Cinderella time.  The ball is a very swank affair and of course Young Joan catches everyone’s eye, in a gown she made herself for the Countess that is widely admired (unlike Cinderella, she had no help from cute animals).  Only she and her aunt know it’s the dress she was designing for the Countess.  “I never want to be without you, never!” Neil tells her as they waltz and everything is happy…and as the Count and Countess show up!  Neil is so wrapped up in the moment that his friend can’t even get his attention to warn him.  When he sees Jean-Pierre, the father is horrified, referring to Young Joan as a “servant girl.”  “Servant girl?  Isn’t that putting it rather too nicely?  That was to be my dress.  It was made with my fabric on my time, but I can never wear it now, can I?” the Countess says angrily.  Um, Countess, no offense, but there is no way you and this teenager are anywhere near the same size in dresses.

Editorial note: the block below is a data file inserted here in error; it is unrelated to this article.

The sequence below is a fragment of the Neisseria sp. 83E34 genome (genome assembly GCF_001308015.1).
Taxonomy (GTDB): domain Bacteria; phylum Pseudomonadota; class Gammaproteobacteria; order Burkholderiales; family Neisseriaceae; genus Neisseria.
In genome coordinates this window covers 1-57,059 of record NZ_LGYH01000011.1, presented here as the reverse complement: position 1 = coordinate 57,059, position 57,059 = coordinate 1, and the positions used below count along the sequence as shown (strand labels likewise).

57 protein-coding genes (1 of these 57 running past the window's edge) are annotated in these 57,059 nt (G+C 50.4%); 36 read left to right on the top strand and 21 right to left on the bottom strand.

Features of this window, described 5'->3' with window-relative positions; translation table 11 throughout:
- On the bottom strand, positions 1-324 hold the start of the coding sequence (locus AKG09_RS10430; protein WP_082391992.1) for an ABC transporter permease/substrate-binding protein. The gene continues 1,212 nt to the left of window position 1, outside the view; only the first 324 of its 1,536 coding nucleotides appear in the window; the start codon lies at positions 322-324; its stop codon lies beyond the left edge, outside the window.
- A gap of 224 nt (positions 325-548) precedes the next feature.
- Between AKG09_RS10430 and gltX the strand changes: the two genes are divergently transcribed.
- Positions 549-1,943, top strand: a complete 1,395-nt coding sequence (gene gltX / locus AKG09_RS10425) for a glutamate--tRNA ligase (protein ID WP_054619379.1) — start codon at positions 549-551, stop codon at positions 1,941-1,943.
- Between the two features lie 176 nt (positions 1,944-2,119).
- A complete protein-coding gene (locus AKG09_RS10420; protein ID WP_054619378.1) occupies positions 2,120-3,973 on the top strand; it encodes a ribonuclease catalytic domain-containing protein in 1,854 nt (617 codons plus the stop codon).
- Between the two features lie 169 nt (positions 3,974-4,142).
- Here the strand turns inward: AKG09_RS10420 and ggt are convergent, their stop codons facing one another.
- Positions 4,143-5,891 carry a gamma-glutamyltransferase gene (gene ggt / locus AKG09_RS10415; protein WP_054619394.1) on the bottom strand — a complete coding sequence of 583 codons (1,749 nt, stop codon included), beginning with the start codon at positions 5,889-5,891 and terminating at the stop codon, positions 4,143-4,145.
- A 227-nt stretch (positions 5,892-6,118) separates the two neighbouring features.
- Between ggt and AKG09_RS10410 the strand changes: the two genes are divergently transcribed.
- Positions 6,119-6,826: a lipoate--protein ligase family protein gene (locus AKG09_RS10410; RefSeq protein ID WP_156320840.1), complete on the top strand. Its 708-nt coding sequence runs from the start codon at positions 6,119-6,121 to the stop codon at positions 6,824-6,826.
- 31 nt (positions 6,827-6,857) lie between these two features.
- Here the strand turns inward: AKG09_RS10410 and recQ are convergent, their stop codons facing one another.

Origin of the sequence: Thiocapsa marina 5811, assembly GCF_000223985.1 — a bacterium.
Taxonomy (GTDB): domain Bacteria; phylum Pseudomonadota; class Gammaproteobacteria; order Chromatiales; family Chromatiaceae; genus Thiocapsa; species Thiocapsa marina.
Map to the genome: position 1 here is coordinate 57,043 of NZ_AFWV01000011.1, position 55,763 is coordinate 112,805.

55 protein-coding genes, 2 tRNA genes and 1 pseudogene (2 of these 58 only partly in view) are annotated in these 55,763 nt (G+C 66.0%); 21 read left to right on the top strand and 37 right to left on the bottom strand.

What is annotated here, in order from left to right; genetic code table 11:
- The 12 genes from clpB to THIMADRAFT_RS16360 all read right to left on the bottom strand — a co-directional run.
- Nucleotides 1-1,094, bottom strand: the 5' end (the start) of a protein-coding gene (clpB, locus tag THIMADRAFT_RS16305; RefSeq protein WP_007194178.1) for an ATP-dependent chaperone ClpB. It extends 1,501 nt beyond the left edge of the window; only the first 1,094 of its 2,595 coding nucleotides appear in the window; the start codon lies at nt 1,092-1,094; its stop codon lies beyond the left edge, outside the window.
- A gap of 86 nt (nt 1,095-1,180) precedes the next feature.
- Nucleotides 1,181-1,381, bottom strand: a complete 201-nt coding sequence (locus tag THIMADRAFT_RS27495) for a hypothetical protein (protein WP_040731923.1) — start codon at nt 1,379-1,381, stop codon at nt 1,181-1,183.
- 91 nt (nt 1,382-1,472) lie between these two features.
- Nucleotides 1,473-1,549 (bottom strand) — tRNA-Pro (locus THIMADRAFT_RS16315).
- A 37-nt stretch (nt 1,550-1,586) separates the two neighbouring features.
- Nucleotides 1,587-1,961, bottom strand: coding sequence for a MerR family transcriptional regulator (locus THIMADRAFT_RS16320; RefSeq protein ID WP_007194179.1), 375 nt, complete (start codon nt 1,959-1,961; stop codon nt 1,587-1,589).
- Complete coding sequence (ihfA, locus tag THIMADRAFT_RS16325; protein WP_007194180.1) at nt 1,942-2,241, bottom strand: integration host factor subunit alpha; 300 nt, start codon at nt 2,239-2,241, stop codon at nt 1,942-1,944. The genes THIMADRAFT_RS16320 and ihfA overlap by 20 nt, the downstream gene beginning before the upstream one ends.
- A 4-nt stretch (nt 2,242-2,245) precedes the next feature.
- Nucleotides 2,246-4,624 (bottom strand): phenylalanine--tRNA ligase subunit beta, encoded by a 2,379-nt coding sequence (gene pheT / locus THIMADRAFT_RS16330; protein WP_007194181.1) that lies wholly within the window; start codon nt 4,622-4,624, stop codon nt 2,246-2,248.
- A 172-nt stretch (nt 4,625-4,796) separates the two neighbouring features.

Cinderella time over, though she escapes with both of her shoes.  Young Joan runs all the way home, where Neil greets her since he took the car (wait, he didn’t pass her on the road?) and within seconds, has her prone on the bed, apologizing, taking off her shoes and professing his love for her, and his lust.  “I don’t love you,” she says, frightened.  “But you will, you will learn to,” replies horny Neil, throwing in a proposal and pushing her back down on the bed.  “Some day, all of this will be yours,” he whispers to her.